Do you hear what I see? How blindness changes how you process the sound of movement

Sighted people would have a hard time crossing the street by sound alone. <a href="" rel="nofollow noopener" target="_blank" data-ylk="slk:Maskot/DigitalVision via Getty Images;elm:context_link;itc:0;sec:content-canvas" class="link ">Maskot/DigitalVision via Getty Images</a>

Almost nothing in the world is still. Toddlers dash across the living room. Cars zip across the street. Motion is one of the most important features in the environment; the ability to predict the movement of objects in the world is often directly related to survival – whether it’s a gazelle detecting the slow creep of a lion or a driver merging across four lanes of traffic.

Motion is so important that the primate brain evolved a dedicated system for processing visual movement, known as the middle temporal cortex, over 50 million years ago. This region of the brain contains neurons specialized for detecting moving objects. These motion detectors compute the information needed to track objects as they continuously change their location over time, then sends signals about the moving world to other regions of the brain, such as those involved in planning muscle movements.

Diagram of brain with the middle temporal gyrus — a strip on the bottom side of the brain — highlighted in yellow

It’s easy to assume that you see and hear motion in a similar way. However, exactly how the brain processes auditory motion has been an open scientific question for at least 30 years. This debate centers on two ideas: One supports the existence of specialized auditory motion detectors similar to those found in visual motion, and the other suggests that people hear object motion as discrete snapshots.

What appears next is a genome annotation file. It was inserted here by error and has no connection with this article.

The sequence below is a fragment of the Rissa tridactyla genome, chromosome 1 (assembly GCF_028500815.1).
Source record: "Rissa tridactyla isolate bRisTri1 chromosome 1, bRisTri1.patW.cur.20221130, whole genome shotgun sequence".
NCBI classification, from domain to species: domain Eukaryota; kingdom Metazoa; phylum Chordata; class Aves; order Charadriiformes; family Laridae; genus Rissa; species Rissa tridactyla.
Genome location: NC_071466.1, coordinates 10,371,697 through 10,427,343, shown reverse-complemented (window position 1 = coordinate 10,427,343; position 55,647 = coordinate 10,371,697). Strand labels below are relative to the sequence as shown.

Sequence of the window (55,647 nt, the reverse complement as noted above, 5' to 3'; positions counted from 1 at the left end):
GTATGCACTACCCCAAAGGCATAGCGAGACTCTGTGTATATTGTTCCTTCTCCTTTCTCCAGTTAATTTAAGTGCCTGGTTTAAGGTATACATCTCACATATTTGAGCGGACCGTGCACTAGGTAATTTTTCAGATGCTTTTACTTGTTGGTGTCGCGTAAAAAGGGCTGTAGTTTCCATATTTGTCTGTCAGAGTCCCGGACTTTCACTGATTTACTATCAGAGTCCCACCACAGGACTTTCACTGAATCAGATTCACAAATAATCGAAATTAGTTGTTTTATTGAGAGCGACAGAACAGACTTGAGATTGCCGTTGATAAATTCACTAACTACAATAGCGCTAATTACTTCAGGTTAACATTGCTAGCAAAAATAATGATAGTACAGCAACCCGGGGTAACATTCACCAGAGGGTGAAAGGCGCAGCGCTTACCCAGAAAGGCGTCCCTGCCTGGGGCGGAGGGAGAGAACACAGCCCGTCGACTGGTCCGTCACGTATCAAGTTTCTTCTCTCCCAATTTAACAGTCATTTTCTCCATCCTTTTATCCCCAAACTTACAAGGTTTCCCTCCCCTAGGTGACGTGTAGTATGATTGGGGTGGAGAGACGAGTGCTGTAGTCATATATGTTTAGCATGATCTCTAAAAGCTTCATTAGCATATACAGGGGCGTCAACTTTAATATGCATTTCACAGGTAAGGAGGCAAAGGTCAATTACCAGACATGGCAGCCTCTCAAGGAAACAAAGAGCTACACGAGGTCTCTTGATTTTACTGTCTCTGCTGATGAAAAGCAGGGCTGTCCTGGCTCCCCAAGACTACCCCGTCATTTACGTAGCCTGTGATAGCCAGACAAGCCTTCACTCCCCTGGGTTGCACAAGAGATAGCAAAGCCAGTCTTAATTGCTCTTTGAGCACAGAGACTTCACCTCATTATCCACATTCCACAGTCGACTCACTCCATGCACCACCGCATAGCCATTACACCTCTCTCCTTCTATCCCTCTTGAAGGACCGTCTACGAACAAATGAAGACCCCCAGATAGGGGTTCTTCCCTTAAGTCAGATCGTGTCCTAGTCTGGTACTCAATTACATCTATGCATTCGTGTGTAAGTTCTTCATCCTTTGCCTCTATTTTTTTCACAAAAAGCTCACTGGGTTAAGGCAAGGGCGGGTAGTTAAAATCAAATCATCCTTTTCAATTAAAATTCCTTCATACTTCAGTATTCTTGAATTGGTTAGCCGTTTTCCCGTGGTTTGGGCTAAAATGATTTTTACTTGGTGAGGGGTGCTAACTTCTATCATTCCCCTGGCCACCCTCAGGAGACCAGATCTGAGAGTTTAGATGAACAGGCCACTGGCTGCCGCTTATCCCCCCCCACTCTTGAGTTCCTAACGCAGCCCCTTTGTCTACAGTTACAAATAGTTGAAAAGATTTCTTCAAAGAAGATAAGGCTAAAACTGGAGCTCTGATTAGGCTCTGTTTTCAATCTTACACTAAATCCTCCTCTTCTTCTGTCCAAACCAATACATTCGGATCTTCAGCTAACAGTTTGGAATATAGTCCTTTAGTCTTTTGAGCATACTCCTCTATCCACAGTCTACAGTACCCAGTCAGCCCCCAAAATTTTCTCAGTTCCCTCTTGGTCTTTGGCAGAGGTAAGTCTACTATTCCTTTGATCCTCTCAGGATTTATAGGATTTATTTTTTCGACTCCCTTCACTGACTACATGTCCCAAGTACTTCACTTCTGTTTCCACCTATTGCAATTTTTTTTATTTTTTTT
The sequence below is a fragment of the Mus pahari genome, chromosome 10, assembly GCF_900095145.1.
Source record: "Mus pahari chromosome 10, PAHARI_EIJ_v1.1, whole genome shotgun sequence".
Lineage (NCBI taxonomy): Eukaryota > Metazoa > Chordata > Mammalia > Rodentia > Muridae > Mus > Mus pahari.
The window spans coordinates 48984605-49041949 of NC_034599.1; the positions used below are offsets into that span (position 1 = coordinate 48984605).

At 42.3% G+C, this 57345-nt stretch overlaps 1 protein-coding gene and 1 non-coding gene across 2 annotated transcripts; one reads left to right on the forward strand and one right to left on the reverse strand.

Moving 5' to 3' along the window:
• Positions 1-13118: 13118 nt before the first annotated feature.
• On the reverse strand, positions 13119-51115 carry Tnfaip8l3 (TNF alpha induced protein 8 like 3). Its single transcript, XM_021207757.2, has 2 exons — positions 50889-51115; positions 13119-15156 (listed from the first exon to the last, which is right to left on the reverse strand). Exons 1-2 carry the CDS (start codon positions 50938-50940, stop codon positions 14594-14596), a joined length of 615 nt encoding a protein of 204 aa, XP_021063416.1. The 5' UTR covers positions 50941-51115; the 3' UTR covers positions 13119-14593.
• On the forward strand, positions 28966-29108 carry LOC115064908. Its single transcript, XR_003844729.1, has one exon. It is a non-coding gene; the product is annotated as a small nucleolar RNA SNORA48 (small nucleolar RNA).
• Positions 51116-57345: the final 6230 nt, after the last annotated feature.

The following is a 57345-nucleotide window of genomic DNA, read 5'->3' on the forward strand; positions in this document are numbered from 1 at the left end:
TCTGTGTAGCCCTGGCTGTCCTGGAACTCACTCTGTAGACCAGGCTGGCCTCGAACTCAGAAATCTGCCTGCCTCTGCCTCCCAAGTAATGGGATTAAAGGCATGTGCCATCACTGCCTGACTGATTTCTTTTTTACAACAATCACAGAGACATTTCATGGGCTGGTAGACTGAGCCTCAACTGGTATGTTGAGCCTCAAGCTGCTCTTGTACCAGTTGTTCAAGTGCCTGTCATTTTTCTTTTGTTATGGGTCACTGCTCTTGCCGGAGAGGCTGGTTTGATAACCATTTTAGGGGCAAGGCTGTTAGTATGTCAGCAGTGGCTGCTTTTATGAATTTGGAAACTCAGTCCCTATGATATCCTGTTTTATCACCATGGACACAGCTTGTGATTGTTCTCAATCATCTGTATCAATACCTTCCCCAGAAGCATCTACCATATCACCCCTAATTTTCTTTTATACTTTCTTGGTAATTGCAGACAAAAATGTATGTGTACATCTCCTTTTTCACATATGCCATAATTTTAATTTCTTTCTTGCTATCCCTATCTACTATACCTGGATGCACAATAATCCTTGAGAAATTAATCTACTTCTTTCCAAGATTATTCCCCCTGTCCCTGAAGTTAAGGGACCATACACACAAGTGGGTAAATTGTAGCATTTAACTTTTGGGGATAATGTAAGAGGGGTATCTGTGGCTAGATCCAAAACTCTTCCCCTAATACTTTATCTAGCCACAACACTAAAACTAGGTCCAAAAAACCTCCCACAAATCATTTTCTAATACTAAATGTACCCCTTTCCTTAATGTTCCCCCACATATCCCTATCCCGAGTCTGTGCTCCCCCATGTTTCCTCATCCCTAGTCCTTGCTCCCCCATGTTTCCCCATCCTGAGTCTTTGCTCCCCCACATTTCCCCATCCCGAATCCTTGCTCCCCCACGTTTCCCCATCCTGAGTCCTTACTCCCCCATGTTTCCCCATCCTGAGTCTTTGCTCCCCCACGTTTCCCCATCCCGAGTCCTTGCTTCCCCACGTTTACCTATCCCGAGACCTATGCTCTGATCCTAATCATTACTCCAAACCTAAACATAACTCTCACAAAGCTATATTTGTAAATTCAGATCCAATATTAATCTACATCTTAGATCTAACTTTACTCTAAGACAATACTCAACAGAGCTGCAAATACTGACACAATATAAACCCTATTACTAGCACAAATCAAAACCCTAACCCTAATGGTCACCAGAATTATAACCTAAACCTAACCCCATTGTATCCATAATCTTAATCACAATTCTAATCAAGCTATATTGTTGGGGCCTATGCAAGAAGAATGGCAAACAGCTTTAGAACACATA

As computational neuroscientists, we became curious when we noticed a blind woman confidently crossing a busy intersection. Our laboratory has spent the past 20 years examining where auditory motion is represented in the brains of blind individuals.

For sighted people, crossing a busy street based on hearing alone is an impossible task, because their brains are used to relying on vision to understand where things are. As anyone who has tried to find a beeping cellphone that’s fallen behind the sofa knows, sighted people have a very limited ability to pinpoint the location or movement of objects based on auditory information.

Yet people who become blind are able to make sense of the moving world using only sound. How do people hear motion, and how is this changed by being blind?

Aerial view of pedestrians on a crosswalk, a few cars waiting at the edges

Crossing a busy street by sound alone

In our recently published study in the journal PNAS, we tackled the question of how blind people hear motion by asking a slightly different version of it: Are blind people better at perceiving auditory motion? And if so, why?